As a fan of comics in part because of the layered and divergent storylines, it actually makes me happy to have so many options for my summer viewing.  Disney’s doing a great job with what they’ve got: between Iron Man 1, 2, and 3, Captain America 1 and 2, Thor 1 and 2 and Avengers (not to mention…Guardians of the Galaxy?) they don’t actually need to make a mega-crossover with X-men and Spiderman.  And while it would be fun to see that, I’m actually glad that we’re getting so much variety instead.  Plus, each studio is really giving its all on the individual properties.  I’m not saying every single movie is great, but each of the series have had some good ones, or at least good parts.  It’s a golden age for fans of superhero movies.  I don’t think there’s ever been a time when so many really good movies about superheroes have been coming out simultaneously.

    Kinda makes me wish DC had sold off its rights, too… *wistful sigh*

  7. Notes: 23 / 4 months ago 
    Why the Bechdel Test Scares Me @ Comics Bulletin

    The Bechdel Test started off as a joke. No, really.

    [Read more]

  8. Notes: 288389 / 4 months ago  from daggerpen (originally from guineos)

    itsmeaveryd:

    lesbiansinwesteros:

    deucalio:

    I’m 20 years old and I still can’t spell unessarcaryccery

    a shirt has one Collar, two Sleeves

    Necessary

    you dear sir, have changed my life

    Have you got one for “occasionally”? (I had to look it up just to post this…)

    (Source: guineos)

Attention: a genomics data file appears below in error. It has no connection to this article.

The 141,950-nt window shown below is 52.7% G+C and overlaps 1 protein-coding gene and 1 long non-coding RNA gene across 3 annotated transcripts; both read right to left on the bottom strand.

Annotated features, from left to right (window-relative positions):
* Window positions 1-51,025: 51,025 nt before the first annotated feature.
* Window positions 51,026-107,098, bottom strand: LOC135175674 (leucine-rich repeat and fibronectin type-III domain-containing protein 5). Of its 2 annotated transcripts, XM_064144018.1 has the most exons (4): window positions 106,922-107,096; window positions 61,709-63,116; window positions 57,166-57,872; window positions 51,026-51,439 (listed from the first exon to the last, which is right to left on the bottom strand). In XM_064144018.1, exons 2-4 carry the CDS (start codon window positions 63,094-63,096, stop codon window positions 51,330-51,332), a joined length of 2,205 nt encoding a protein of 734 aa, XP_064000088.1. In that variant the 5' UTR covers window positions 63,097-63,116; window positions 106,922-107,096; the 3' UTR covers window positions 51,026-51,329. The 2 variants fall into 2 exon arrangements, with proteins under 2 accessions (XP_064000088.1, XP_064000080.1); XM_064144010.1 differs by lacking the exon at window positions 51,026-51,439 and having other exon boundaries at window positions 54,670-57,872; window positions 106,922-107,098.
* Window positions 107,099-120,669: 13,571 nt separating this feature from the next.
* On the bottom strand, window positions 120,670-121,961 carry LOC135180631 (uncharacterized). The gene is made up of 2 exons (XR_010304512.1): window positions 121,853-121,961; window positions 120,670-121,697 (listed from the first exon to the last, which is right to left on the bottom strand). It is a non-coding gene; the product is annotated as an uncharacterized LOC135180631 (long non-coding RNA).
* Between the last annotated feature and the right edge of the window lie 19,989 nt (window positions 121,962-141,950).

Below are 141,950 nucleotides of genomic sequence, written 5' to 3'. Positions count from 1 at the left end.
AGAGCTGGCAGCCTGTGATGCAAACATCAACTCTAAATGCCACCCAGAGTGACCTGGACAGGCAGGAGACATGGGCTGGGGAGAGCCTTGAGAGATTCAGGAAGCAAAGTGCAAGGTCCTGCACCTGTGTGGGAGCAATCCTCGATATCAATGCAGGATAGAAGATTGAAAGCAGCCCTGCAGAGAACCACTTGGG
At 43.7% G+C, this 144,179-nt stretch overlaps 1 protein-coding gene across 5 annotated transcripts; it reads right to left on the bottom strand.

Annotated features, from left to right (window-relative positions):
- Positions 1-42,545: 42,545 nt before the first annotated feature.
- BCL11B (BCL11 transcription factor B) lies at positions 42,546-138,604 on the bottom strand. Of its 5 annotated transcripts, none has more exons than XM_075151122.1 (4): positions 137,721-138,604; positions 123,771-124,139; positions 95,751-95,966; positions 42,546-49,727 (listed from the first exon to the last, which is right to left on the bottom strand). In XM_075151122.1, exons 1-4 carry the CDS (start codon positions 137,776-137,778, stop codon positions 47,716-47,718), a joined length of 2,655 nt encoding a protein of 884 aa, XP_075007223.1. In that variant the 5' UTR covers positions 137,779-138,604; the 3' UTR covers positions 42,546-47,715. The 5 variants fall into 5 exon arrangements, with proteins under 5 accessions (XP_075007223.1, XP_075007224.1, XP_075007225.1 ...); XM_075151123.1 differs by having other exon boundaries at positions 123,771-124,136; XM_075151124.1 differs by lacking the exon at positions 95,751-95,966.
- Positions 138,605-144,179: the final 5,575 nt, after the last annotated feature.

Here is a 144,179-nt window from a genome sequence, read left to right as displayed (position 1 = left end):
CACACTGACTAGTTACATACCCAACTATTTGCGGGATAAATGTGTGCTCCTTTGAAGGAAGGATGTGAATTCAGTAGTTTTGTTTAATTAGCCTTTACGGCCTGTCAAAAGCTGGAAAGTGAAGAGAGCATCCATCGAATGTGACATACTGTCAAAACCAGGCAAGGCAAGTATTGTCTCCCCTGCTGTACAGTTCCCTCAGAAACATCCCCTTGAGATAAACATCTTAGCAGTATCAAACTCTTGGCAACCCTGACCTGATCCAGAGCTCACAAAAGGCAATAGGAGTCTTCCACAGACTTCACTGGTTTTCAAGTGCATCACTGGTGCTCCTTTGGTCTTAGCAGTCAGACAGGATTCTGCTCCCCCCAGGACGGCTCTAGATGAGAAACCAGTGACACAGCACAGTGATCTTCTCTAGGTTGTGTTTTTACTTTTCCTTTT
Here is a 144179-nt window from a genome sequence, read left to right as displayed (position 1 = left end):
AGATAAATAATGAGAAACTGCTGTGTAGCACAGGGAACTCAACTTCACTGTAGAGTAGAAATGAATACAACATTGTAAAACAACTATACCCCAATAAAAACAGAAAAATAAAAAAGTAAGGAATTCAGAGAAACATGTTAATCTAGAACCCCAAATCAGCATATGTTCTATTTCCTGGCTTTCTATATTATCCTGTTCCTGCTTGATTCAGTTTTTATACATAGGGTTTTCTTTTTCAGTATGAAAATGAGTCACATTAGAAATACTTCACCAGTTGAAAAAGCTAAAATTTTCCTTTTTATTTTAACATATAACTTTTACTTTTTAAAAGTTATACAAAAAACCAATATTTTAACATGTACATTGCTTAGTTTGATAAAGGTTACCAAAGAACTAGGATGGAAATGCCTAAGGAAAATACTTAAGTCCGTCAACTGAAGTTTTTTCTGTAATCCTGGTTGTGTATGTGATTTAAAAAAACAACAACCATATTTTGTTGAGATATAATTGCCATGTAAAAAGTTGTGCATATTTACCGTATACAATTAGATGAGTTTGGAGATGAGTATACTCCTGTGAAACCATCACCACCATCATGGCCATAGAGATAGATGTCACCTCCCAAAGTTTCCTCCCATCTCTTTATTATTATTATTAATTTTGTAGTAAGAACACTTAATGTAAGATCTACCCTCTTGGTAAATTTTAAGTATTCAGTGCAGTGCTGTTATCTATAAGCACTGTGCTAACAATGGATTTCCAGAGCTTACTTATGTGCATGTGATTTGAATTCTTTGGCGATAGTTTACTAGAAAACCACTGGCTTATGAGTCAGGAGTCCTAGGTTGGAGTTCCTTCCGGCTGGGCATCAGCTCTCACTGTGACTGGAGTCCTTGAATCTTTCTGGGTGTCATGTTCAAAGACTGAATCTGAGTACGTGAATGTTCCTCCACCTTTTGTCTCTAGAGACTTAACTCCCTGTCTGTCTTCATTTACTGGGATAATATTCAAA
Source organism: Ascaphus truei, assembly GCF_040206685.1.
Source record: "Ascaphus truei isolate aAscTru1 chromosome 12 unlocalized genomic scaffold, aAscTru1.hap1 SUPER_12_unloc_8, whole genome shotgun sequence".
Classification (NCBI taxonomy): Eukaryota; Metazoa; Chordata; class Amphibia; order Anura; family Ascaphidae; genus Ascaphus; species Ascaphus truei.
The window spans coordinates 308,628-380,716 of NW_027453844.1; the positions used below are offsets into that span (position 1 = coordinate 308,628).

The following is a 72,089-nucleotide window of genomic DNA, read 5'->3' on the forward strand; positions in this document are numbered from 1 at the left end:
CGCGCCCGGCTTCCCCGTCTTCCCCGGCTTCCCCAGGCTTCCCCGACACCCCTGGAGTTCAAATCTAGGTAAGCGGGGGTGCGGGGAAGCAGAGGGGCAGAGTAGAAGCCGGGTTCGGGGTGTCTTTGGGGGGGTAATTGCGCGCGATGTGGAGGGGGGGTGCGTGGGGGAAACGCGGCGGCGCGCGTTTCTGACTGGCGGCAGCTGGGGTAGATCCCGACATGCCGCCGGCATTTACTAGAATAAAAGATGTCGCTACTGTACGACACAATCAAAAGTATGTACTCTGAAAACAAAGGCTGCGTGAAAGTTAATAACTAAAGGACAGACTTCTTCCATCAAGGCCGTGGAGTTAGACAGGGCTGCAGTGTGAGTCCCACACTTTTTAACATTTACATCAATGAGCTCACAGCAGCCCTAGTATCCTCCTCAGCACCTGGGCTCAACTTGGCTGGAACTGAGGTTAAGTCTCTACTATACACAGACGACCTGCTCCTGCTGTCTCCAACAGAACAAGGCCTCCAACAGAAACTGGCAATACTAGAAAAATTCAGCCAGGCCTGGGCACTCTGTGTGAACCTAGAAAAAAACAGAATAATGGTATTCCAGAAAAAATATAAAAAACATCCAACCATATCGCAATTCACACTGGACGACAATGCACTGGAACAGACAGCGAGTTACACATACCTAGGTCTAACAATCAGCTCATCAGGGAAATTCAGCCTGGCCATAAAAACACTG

9. Notes: 168 / 6 months ago  from cassandracaindesiresstuff (originally from apocalypticash)

    duss005:

    apocalypticash:

    I cosplayed Spoiler at ECCC because duss005's design makes me soooo happy! Bluebird and I got some waffles, thanks to the people at Cheesecake being wonderful and making us some after brunch had ended.

    Apparently they were out having a lavish waffle brunch, while I was stuck at my table eating leftover soup crackers I found in artist alley from the day before. You win again Comic-Con.

    New!Spoiler and Bluebird cosplay?  This makes me happy in so many ways.  What fantastic costumes!

  10. Notes: 26221 / 6 months ago  from themarysue (originally from riansygh)

    themarysue:

    kateordie:

    riansygh:

    Mar 5th
    Today I witnessed something amazing. Almost in stark contrast to yesterday, today I saw tangible impact of lady-representation in comics.

    At the bookstore I work at, we have a dedicated Adventure Time section. This family came in and those kids were SO EXCITED to see their favourite characters in comics. I talked them through each OGN and series compilation, explaining what they all were and in what order they should be read, and this little girl’s entire life was changed. You could see it on her face.

    The moment I mentioned Kate Leth (and that, yes, she is a girl.) this little girl’s face lit up like Christmas morning. I don’t know if it just never occurred to her that girls can work in comics but the excitement and wonder that left the store in her was a privilege to see. I ended up selling them the Fionna & Cake’s, all the OGN’s, and an AT doodle book. She left begging her dad to help her learn how to draw Marceline comics. (And he was happy to comply!)

    Kate Leth has left an everlasting impression on this little girl just by existing and working in the industry. I honestly hope to someday be able to see such an impact on someone from my own work. Ladies in comics is important. The representation on the page, and behind them, is important. Having a reflection of yourself in the content you enjoy is important. I hope that little girl grows up to be a famous comic author someday.

    It was a very good day.

    I don’t even know what to say, I think my heart exploded. This is, I think, the best response I could ever hope for.

    Thank you.

    I’M NOT CRYING YOU’RE CRYING

    Oh, I love this story!

avatar_128
 
 
I've been called 'The Batgirl of San Diego'.